Birdwatching in Panama – Soberania National ParkTuesday, 3 May 2016
The Panama Canal is a huge part of the Cuban economy and will become even more important when the expanded locks open next month and even larger New Panamax vessels can take that handy shortcut between the Atlantic and Pacific, paying up to US$376,000 for the trip. That’s the current record, held by the Norwegian Pearl cruise ship. The fees start at US$800, for a yacht. The small tourist boat I took through paid US$4000 for its ‘partial transit.’
Part two of the Panama economy is provided by business, banking and financial services and all that evil side of capitalism, exemplified by Moussack Fonseca and the Panama Papers scandal which popped up just as I arrived in Panama City.
Then there’s part three, the nature, wildlife, ecotourism, surfing, diving activities which we usually connect with Costa Rica in Central America. It’s equally important in Panama and at 530am I was meeting up with expert birding guide Rick Cahill for a dawn visit to the Soberania National Park.
◄ Now I am a long way from being a twitcher, but if there are interesting birds to see I am happy to go see them and Panama – where the Rockies meet the Andes at the canal – has a huge and colourful variety. Dawn is also the time to see them, entry to the park’s 32-metre-high lookout tower, poking up just above the surrounding canopy, costs a hefty US$30 for those dawn hours. After 10am the price drops to US$20.
▲ With an expert birder pointing the scope we lots of birds, some of which Rick ranks as five star, the sort of thing a twitcher would definitely like to add to their list. There were blue cotinga (small, iridescent blue), a red-legged honey creeper (which is blue as well), white-lined tanager, crimson-headed woodpeckers a black hawk-eagle and a green honey creeper.
Then there were blue dacnis (and the green female), a white-necked puffbird, keel-billed toucans (toucans are great to see from above!), black mandible toucan, a little tanager (well there are lots of tanagers and they’re all little, a black-breasted one as well? And a plain-collared version), oropendola, a something to do with the Amazon parrot (red-lored?), a blue-headed parrot, a social flycatcher. Plus plain old turkey vultures. We have the tower top to ourselves for awhile until another guide and five clearly very serious birders – the clothes, the binoculars, the big lenses on their cameras – turn up. The park is right by the canal, from the lookout tower you can sometimes catch glimpses of ships going past.
◄ Later we see other crimson-headed woodpeckers including a lineated version, working away at a palm tree.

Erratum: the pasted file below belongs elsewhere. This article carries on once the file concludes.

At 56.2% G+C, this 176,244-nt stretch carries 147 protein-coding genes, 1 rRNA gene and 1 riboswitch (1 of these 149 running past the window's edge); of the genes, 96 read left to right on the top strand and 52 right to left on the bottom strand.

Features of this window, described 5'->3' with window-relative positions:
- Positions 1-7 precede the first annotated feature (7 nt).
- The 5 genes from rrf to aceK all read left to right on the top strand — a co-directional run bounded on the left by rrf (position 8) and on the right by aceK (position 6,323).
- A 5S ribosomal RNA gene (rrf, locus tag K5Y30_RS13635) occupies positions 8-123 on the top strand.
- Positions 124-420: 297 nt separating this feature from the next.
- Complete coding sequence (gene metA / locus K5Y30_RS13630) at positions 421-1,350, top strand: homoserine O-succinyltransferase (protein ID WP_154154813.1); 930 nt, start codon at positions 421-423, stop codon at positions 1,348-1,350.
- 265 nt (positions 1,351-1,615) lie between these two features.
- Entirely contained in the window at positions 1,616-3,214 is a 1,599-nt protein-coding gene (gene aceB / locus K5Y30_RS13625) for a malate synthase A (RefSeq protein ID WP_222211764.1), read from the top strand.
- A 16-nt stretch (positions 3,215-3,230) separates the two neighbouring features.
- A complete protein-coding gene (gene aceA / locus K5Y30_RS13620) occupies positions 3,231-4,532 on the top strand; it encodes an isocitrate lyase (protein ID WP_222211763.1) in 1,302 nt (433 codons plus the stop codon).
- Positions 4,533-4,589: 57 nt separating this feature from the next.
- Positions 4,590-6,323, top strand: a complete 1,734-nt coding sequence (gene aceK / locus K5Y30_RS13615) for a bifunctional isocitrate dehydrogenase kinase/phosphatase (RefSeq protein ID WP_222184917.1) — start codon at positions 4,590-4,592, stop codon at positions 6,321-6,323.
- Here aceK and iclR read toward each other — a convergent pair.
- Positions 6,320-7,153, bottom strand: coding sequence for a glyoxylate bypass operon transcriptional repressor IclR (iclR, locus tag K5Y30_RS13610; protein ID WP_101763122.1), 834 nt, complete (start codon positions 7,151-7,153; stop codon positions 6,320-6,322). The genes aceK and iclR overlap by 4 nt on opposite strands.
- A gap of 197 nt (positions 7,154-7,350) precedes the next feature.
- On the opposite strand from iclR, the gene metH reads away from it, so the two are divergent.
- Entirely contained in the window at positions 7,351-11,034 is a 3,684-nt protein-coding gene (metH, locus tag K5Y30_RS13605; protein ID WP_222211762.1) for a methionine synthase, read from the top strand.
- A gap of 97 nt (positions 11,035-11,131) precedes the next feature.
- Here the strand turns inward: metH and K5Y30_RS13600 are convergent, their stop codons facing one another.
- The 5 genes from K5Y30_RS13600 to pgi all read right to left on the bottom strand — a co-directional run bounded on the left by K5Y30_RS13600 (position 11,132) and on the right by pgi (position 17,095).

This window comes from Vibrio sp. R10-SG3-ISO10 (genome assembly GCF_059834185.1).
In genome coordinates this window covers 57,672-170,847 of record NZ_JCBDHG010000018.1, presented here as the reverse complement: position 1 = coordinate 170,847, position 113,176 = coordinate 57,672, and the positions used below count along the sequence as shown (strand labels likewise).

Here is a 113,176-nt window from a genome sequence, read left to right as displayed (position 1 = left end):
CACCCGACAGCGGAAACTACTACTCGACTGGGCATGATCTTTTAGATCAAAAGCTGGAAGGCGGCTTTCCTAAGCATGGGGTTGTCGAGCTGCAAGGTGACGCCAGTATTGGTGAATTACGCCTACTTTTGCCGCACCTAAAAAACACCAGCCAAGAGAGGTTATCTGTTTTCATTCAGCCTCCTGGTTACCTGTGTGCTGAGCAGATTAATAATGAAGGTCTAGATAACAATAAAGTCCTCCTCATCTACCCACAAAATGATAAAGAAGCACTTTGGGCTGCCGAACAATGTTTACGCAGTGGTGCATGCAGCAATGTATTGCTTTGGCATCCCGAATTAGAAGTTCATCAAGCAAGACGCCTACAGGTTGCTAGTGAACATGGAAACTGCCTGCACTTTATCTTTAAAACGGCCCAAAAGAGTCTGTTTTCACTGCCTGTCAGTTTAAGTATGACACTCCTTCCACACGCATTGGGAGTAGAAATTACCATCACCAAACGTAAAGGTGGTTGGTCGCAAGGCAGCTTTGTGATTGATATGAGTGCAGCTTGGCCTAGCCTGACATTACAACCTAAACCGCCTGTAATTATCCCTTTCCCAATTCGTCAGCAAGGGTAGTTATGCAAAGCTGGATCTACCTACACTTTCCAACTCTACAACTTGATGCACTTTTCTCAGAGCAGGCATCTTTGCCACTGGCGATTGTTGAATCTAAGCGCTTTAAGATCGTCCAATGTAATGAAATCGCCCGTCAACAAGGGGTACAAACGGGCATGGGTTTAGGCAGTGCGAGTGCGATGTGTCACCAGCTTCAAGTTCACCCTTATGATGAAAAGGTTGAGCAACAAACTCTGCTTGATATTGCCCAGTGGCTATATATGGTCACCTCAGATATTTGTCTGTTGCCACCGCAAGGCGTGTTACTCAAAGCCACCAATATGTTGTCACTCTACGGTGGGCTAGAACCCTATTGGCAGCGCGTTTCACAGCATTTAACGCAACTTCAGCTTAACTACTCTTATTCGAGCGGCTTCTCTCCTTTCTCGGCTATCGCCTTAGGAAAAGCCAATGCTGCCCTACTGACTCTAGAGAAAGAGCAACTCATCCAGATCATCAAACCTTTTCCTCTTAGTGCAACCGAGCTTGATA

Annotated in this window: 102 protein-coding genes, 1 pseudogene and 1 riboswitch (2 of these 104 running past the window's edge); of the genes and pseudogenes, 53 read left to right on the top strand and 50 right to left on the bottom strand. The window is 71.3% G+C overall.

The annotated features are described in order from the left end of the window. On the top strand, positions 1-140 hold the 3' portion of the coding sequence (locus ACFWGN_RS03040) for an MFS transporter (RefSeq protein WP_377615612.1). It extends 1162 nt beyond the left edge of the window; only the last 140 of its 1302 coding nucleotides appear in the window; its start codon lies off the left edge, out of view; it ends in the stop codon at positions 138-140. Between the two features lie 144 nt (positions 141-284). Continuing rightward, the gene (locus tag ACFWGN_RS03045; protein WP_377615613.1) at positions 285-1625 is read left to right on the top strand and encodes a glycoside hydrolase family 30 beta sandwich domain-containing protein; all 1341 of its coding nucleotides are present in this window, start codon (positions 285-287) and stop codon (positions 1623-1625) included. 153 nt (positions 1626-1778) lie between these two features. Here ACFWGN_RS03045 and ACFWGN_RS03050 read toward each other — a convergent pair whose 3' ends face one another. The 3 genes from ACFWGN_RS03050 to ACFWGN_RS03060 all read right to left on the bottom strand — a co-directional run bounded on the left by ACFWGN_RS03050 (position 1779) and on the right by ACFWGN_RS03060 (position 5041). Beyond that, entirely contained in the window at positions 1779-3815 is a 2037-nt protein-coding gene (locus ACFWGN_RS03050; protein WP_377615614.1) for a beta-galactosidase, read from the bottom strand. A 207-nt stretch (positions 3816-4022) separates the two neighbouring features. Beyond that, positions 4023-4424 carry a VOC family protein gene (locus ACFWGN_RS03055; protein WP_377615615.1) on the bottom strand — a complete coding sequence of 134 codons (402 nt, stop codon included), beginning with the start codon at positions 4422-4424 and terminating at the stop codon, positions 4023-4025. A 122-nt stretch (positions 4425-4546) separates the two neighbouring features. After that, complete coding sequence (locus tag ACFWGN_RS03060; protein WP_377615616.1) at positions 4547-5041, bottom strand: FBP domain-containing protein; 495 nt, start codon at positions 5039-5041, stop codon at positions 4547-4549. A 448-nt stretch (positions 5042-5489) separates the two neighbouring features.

▲ Down at ground level we go to the hummingbird feeding station which is absolutely alive with hummingbirds, lots of different varieties of them. Including garden emerald, blue-throated goldentail and simple long-tailed. They’re so tiny and move so fast how do you ever identify them? I’m wearing my red Radio Capital cap from Rome and some of them decide I’m a new hummingbird feeder and buzz me, it’s rather like being annoyed by flies in Australia. Hummingbird hearts beat at up to 1500 beats a minute, down to only 500 if they’re just sitting around. They burn energy, big time. Well small big time.
▲ We then walk down the road for quite a way spotting assorted birds including the iconic bird of the park the slaty-tailed trogon. There’s also a white-necked Jacobin, a tropical kingbird with a bright yellow breast and another twitcher’s find, the blue crowned motmot. It’s not all birds, there are lots of howler monkeys, some of them really howling. There’s often a steady background howl going on. With binoculars you can see how closely they watch us. There’s also a very sick howler, a result of a bot fly infestation that they seem prone to and can kill them, very unpleasantly. We also see several white-nosed coati, a shambling creature. Rick says they climb trees, find themselves too high up, can’t get back down and fall.
Leaving the park we drive past a Smithsonian global warming project, geodesic dome-style greenhouses where they study how tropical vegetation manages if it gets even hotter and the atmosphere itself changes.
▲ Finally there’s a brief photo opportunity stop outside the Noriega house, where the ex-killer-dictator is imprisoned along with a couple of other big time prisoners. Behind a lot of barbed wire and along with a small flock of goats. After the US invasion in 1989 Noriega spent 20 years in a US jail, was released, promptly re-arrested and spent two years imprisoned in France and then it was on to his current jailhouse retreat.